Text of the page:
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Laser Technology

Make it fast

By Lynn Stanley

Above: Components for back frame assemblies cut on the fiber laser.

Prototype specialist Accu-Rite Industries employs Komatsu fiber technology to cut nonferrous metals quickly and accurately for automotive applications

May 2019 - In March, Ford announced it will increase production of its Expedition and Lincoln Navigator by 20 percent. Sales for these models were up 35 percent in 2018. Market and analysis firm LMC Automotive found that sport utility vehicles are expected to make up 40 percent of the global market by 2025 and will account for almost half of all new vehicles and redesigns.

Accu-Rite Industries LLC’s Laser Foreman Mike Winkler has also observed the trend. Based in Shelby Township, Michigan, the prototype specialist supports several major automotive Tier 1 suppliers and OEMs. The ISO 9001-2015 certified firm laser designs, cuts, stamps, welds, assembles, inspects and tests complex parts.

“The industry is changing,” Winkler acknowledges, citing stricter gas mileage requirements, Americans’ ongoing love affair with SUVs and the push for lightweighting. The crossover from passenger cars to sport utility vehicles is good news for Accu-Rite.

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Accu-Rite uses the Komatsu TLH408 fiber laser to cut center risers for an SUV’s second-row seat.

“Seating components make up approximately 75 percent of the work we do,” he says. “SUVs are typically built with three rows of seats to comfortably accommodate up to seven people. The seats are required to perform different functions like folding flat,” which makes the crafting of seating parts and assemblies “more complex.”

Tighter tolerances

Tighter tolerances and growing demand for materials like aluminum, copper, brass, stainless and the occasional request for titanium put Accu-Rite in the market for a fiber laser. “It used to be that you processed 10 parts with a millimeter tolerance, roughly the thickness of a penny,” says Winkler. “Now we’re processing parts at tolerances tighter than that of a hair.”

The decision to branch out into fiber lasers was a necessary step for Accu-Rite. “We were losing work because we didn’t have the right equipment,” Winkler says. The company shopped around, but its strong history with Komatsu led it back to the machinery builder.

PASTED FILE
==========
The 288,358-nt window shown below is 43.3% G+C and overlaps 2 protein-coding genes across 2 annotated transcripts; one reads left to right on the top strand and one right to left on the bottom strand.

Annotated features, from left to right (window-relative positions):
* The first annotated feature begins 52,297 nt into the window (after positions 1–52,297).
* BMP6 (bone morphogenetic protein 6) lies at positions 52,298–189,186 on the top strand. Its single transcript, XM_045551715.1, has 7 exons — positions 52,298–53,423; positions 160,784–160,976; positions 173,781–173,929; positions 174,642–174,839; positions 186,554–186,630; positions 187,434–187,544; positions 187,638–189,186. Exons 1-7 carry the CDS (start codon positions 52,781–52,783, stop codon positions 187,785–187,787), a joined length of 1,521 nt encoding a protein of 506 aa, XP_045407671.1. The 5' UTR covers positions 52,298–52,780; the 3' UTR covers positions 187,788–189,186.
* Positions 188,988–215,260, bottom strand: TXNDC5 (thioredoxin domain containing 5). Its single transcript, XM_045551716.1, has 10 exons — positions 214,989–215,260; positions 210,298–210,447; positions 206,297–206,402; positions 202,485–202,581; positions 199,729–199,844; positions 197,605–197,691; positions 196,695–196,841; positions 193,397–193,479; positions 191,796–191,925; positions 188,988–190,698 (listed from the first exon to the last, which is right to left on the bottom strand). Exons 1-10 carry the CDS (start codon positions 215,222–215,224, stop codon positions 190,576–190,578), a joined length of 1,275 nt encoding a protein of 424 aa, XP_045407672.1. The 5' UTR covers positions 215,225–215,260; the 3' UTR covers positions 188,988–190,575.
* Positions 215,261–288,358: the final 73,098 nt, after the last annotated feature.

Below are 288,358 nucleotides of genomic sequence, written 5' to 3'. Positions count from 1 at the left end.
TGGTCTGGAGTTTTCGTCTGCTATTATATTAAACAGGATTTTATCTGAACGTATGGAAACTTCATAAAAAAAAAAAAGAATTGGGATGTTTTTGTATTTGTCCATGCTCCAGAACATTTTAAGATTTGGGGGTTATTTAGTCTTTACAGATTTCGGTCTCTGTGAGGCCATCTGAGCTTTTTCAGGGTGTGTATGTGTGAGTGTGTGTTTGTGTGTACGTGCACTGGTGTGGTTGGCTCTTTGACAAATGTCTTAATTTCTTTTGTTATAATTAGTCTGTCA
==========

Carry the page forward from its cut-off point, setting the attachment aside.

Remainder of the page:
In 2002, the company purchased three Komatsu TLM610 CO2 lasers and two flat cutters. The longevity of the machines and their reliable performance proved persuasive. Accu-Rite purchased a Komatsu TLH408 fiber laser in 2013 and another in 2015.

“When the company first talked about getting a fiber laser, our engineers questioned using this equipment for prototype work since the machine was built primarily for large volume production runs,” recalls Steve Glovak, national sales manager for Komatsu’s Laser Group. Prototyping consists mainly of small part volumes for a wide range of part numbers. But Accu-Rite turned that concept on its head and used the fiber laser’s speed to process aluminum quickly and cleanly, he says.

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The Komatsu TLH408 fiber laser cuts a stainless steel furnace heat shield.

Aluminum is a soft, nonferrous, ductile material with low density and naturally high resistance to corrosion. The metal’s ductility and softness make it difficult to cut.

“We cut a lot of aluminum, something that was challenging to do on our older machine,” says Winkler. “Cut quality also generated tedious secondary processing such as manual grinding to get the desired edge smoothness.”

“Parts go from the machine to the box for shipping 90 percent of the time,” Winkler says.

“Edge quality on the TLH408 is superior,” Glovak adds. “Positioning accuracy is ± 0.05 mm.”

The company is able to run a range of parts from the size of a quarter to 72-in. door panels. “The Komatsu fiber lasers cut nonferrous material as fast as 1,118 in. or [30,000 mm] per minute,” says Winkler. “The machines are four times faster. Technology is growing quickly. We have to keep up. The fiber laser’s speed helps us do that.”

New fronts

Increased feed rates on nonferrous materials have allowed Accu-Rite to take on new business, including innovative work, while maintaining its position as a one-stop shop.